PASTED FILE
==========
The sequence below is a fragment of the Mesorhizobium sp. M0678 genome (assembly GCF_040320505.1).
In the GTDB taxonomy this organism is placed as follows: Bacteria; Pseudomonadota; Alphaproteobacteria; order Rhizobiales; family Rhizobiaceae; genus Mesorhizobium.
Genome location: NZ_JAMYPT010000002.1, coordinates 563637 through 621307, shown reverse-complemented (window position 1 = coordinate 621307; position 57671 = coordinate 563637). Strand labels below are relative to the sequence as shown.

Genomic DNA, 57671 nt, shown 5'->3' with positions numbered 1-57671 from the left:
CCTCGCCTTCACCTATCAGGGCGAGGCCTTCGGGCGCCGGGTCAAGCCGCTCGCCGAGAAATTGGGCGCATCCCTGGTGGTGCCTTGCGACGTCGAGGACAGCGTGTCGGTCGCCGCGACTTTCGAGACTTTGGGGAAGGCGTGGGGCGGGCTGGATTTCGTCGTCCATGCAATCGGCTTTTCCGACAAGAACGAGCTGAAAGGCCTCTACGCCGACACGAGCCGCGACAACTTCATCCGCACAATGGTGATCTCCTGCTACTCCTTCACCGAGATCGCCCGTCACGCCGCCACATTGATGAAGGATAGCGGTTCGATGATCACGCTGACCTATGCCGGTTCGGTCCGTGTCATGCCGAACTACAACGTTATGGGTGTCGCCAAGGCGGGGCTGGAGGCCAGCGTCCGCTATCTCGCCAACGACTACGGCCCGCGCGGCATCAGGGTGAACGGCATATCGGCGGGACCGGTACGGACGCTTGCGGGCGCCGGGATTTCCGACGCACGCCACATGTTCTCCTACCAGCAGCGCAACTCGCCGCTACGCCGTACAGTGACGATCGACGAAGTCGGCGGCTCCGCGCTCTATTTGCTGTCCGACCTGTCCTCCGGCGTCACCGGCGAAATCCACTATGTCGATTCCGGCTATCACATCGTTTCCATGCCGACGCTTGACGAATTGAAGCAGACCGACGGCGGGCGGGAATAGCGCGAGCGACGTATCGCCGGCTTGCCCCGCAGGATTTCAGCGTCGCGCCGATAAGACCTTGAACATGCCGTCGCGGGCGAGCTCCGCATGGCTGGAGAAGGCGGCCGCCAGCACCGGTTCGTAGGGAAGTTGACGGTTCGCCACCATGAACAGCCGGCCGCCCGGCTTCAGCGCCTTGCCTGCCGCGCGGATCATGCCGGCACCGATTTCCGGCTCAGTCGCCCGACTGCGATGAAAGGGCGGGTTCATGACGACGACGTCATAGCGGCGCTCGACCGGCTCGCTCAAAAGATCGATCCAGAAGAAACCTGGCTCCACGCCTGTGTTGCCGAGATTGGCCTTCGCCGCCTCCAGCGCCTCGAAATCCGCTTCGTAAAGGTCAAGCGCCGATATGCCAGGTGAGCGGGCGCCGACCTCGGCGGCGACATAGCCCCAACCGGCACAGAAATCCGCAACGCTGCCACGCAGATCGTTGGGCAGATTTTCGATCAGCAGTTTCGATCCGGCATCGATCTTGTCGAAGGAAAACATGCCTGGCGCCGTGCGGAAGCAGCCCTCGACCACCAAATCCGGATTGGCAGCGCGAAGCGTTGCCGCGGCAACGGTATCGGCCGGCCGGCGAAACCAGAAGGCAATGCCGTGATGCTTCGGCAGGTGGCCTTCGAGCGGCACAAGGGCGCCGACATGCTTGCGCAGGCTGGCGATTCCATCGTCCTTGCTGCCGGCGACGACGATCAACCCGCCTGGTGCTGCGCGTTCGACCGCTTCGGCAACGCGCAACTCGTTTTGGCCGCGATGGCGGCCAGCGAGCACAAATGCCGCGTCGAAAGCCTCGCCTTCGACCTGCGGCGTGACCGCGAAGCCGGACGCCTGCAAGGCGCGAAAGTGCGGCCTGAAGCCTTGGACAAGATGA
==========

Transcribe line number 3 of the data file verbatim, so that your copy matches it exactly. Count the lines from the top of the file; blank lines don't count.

Genome location: NZ_JAMYPT010000002.1, coordinates 563637 through 621307, shown reverse-complemented (window position 1 = coordinate 621307; position 57671 = coordinate 563637). Strand labels below are relative to the sequence as shown.